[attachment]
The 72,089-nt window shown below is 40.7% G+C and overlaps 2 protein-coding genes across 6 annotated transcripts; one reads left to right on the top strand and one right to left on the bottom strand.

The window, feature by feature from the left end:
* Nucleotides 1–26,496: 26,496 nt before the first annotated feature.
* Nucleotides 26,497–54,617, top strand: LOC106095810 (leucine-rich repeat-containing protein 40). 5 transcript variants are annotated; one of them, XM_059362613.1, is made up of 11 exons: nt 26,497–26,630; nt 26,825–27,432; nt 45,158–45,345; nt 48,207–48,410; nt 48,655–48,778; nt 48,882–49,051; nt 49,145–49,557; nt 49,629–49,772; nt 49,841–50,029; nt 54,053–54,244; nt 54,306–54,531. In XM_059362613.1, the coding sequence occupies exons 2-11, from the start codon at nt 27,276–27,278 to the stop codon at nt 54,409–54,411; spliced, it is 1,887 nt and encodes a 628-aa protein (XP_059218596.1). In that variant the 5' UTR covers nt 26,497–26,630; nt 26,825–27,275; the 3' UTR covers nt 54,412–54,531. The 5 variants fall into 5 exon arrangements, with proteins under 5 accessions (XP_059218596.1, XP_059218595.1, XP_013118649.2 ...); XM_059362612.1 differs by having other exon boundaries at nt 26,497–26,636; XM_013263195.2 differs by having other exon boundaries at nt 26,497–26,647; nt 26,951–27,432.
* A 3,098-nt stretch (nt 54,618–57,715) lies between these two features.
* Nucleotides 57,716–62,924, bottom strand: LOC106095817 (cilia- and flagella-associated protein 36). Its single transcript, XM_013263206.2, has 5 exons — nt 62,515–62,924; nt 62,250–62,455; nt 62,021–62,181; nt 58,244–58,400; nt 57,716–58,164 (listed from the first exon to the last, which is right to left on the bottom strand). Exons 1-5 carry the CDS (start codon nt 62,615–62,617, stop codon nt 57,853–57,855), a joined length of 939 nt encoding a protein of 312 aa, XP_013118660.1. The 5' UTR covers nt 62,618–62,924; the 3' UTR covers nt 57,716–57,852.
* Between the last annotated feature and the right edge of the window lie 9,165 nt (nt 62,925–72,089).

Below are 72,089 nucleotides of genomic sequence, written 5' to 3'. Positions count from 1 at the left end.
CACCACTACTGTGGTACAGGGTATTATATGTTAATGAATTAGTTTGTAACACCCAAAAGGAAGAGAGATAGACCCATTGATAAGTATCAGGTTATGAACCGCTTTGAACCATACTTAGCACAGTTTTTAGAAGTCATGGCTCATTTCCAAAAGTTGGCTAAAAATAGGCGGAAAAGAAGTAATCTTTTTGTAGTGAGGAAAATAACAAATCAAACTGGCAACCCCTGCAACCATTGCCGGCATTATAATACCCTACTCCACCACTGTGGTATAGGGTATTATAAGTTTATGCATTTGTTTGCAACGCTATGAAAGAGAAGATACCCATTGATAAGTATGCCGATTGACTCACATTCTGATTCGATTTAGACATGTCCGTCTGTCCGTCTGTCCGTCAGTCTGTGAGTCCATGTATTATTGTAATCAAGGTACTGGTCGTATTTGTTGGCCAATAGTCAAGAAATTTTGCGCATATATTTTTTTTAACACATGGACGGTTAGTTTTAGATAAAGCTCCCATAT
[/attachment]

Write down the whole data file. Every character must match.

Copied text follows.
The 72,089-nt window shown below is 40.7% G+C and overlaps 2 protein-coding genes across 6 annotated transcripts; one reads left to right on the top strand and one right to left on the bottom strand.

The window, feature by feature from the left end:
* Nucleotides 1–26,496: 26,496 nt before the first annotated feature.
* Nucleotides 26,497–54,617, top strand: LOC106095810 (leucine-rich repeat-containing protein 40). 5 transcript variants are annotated; one of them, XM_059362613.1, is made up of 11 exons: nt 26,497–26,630; nt 26,825–27,432; nt 45,158–45,345; nt 48,207–48,410; nt 48,655–48,778; nt 48,882–49,051; nt 49,145–49,557; nt 49,629–49,772; nt 49,841–50,029; nt 54,053–54,244; nt 54,306–54,531. In XM_059362613.1, the coding sequence occupies exons 2-11, from the start codon at nt 27,276–27,278 to the stop codon at nt 54,409–54,411; spliced, it is 1,887 nt and encodes a 628-aa protein (XP_059218596.1). In that variant the 5' UTR covers nt 26,497–26,630; nt 26,825–27,275; the 3' UTR covers nt 54,412–54,531. The 5 variants fall into 5 exon arrangements, with proteins under 5 accessions (XP_059218596.1, XP_059218595.1, XP_013118649.2 ...); XM_059362612.1 differs by having other exon boundaries at nt 26,497–26,636; XM_013263195.2 differs by having other exon boundaries at nt 26,497–26,647; nt 26,951–27,432.
* A 3,098-nt stretch (nt 54,618–57,715) lies between these two features.
* Nucleotides 57,716–62,924, bottom strand: LOC106095817 (cilia- and flagella-associated protein 36). Its single transcript, XM_013263206.2, has 5 exons — nt 62,515–62,924; nt 62,250–62,455; nt 62,021–62,181; nt 58,244–58,400; nt 57,716–58,164 (listed from the first exon to the last, which is right to left on the bottom strand). Exons 1-5 carry the CDS (start codon nt 62,615–62,617, stop codon nt 57,853–57,855), a joined length of 939 nt encoding a protein of 312 aa, XP_013118660.1. The 5' UTR covers nt 62,618–62,924; the 3' UTR covers nt 57,716–57,852.
* Between the last annotated feature and the right edge of the window lie 9,165 nt (nt 62,925–72,089).

Below are 72,089 nucleotides of genomic sequence, written 5' to 3'. Positions count from 1 at the left end.
CACCACTACTGTGGTACAGGGTATTATATGTTAATGAATTAGTTTGTAACACCCAAAAGGAAGAGAGATAGACCCATTGATAAGTATCAGGTTATGAACCGCTTTGAACCATACTTAGCACAGTTTTTAGAAGTCATGGCTCATTTCCAAAAGTTGGCTAAAAATAGGCGGAAAAGAAGTAATCTTTTTGTAGTGAGGAAAATAACAAATCAAACTGGCAACCCCTGCAACCATTGCCGGCATTATAATACCCTACTCCACCACTGTGGTATAGGGTATTATAAGTTTATGCATTTGTTTGCAACGCTATGAAAGAGAAGATACCCATTGATAAGTATGCCGATTGACTCACATTCTGATTCGATTTAGACATGTCCGTCTGTCCGTCTGTCCGTCAGTCTGTGAGTCCATGTATTATTGTAATCAAGGTACTGGTCGTATTTGTTGGCCAATAGTCAAGAAATTTTGCGCATATATTTTTTTTAACACATGGACGGTTAGTTTTAGATAAAGCTCCCATAT